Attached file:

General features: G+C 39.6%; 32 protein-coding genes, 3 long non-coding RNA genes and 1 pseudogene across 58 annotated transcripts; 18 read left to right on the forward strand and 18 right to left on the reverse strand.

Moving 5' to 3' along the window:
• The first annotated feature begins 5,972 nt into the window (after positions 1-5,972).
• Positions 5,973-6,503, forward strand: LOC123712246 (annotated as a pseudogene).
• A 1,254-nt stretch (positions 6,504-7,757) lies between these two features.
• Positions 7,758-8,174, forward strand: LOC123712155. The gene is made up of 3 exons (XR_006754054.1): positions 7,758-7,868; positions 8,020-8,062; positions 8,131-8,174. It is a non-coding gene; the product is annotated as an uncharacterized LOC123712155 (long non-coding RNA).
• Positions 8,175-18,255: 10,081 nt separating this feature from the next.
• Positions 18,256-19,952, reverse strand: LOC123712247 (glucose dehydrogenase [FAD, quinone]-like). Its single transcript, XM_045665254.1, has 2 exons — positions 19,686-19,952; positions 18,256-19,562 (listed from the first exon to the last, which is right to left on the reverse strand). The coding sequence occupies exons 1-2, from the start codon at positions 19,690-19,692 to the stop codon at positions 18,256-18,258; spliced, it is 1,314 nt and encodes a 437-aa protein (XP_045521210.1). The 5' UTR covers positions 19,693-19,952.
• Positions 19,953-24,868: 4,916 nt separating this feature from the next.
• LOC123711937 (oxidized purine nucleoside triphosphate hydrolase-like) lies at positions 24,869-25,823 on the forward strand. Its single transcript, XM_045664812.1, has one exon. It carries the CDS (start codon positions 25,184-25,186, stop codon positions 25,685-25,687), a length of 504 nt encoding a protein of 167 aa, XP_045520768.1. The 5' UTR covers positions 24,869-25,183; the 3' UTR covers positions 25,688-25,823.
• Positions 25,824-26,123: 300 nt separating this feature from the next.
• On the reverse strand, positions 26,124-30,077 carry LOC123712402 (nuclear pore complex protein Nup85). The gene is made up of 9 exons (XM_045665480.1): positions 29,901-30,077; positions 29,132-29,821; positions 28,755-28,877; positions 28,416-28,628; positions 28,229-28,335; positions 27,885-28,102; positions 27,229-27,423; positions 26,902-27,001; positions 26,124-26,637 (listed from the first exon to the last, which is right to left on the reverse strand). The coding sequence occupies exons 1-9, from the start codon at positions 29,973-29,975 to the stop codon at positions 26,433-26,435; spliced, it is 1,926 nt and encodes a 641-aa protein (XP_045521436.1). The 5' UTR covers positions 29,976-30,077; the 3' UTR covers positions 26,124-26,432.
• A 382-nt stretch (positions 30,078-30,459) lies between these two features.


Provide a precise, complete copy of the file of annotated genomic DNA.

General features: G+C 39.6%; 32 protein-coding genes, 3 long non-coding RNA genes and 1 pseudogene across 58 annotated transcripts; 18 read left to right on the forward strand and 18 right to left on the reverse strand.

Moving 5' to 3' along the window:
• The first annotated feature begins 5,972 nt into the window (after positions 1-5,972).
• Positions 5,973-6,503, forward strand: LOC123712246 (annotated as a pseudogene).
• A 1,254-nt stretch (positions 6,504-7,757) lies between these two features.
• Positions 7,758-8,174, forward strand: LOC123712155. The gene is made up of 3 exons (XR_006754054.1): positions 7,758-7,868; positions 8,020-8,062; positions 8,131-8,174. It is a non-coding gene; the product is annotated as an uncharacterized LOC123712155 (long non-coding RNA).
• Positions 8,175-18,255: 10,081 nt separating this feature from the next.
• Positions 18,256-19,952, reverse strand: LOC123712247 (glucose dehydrogenase [FAD, quinone]-like). Its single transcript, XM_045665254.1, has 2 exons — positions 19,686-19,952; positions 18,256-19,562 (listed from the first exon to the last, which is right to left on the reverse strand). The coding sequence occupies exons 1-2, from the start codon at positions 19,690-19,692 to the stop codon at positions 18,256-18,258; spliced, it is 1,314 nt and encodes a 437-aa protein (XP_045521210.1). The 5' UTR covers positions 19,693-19,952.
• Positions 19,953-24,868: 4,916 nt separating this feature from the next.
• LOC123711937 (oxidized purine nucleoside triphosphate hydrolase-like) lies at positions 24,869-25,823 on the forward strand. Its single transcript, XM_045664812.1, has one exon. It carries the CDS (start codon positions 25,184-25,186, stop codon positions 25,685-25,687), a length of 504 nt encoding a protein of 167 aa, XP_045520768.1. The 5' UTR covers positions 24,869-25,183; the 3' UTR covers positions 25,688-25,823.
• Positions 25,824-26,123: 300 nt separating this feature from the next.
• On the reverse strand, positions 26,124-30,077 carry LOC123712402 (nuclear pore complex protein Nup85). The gene is made up of 9 exons (XM_045665480.1): positions 29,901-30,077; positions 29,132-29,821; positions 28,755-28,877; positions 28,416-28,628; positions 28,229-28,335; positions 27,885-28,102; positions 27,229-27,423; positions 26,902-27,001; positions 26,124-26,637 (listed from the first exon to the last, which is right to left on the reverse strand). The coding sequence occupies exons 1-9, from the start codon at positions 29,973-29,975 to the stop codon at positions 26,433-26,435; spliced, it is 1,926 nt and encodes a 641-aa protein (XP_045521436.1). The 5' UTR covers positions 29,976-30,077; the 3' UTR covers positions 26,124-26,432.
• A 382-nt stretch (positions 30,078-30,459) lies between these two features.